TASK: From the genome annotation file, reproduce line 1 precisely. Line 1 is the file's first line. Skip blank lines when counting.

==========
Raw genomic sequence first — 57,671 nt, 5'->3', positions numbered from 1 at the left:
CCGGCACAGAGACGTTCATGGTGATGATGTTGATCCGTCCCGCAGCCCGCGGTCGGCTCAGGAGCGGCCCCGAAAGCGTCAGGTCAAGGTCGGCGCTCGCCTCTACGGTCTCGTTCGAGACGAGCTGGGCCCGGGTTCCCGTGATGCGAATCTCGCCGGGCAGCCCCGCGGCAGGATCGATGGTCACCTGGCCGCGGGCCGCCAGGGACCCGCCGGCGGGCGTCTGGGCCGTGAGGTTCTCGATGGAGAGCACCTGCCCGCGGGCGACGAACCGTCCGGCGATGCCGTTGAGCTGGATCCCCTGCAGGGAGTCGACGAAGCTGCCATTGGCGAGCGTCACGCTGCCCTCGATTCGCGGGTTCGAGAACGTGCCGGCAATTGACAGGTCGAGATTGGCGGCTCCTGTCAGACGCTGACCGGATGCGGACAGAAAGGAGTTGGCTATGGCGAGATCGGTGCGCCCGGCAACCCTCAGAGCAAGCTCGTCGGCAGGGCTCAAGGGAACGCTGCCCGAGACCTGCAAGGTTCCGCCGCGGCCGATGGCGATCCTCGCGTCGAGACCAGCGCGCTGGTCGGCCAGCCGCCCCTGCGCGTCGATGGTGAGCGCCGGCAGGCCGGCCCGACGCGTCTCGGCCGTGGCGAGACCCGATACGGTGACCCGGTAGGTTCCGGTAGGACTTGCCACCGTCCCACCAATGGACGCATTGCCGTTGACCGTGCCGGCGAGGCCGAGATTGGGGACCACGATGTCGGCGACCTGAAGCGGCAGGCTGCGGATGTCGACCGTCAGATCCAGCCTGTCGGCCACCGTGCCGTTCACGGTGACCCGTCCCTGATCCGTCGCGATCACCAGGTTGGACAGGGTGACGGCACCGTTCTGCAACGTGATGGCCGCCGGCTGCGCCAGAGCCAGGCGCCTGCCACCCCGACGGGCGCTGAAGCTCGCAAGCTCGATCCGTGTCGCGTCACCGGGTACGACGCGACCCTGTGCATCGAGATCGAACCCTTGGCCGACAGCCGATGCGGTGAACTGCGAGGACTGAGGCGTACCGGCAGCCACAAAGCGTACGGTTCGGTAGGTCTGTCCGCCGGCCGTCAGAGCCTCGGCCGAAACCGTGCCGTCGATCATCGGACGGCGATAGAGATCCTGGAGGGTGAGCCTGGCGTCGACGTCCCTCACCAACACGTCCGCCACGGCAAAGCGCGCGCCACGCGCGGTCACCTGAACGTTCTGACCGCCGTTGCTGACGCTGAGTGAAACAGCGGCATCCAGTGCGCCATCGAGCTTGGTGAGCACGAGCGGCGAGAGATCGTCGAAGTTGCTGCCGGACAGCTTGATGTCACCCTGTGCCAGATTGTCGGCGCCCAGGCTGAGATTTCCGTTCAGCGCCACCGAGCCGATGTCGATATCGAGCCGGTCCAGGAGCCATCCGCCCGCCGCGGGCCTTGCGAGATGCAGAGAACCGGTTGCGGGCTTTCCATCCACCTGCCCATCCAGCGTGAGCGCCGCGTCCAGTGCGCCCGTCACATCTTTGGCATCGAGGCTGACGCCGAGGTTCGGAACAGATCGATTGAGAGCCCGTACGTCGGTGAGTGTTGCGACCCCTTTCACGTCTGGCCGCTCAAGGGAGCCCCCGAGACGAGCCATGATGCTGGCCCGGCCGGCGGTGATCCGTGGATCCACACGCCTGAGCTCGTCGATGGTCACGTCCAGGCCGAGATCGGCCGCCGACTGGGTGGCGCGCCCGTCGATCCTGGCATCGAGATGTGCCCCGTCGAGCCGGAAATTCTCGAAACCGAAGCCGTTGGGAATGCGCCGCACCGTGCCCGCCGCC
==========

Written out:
Raw genomic sequence first — 57,671 nt, 5'->3', positions numbered from 1 at the left: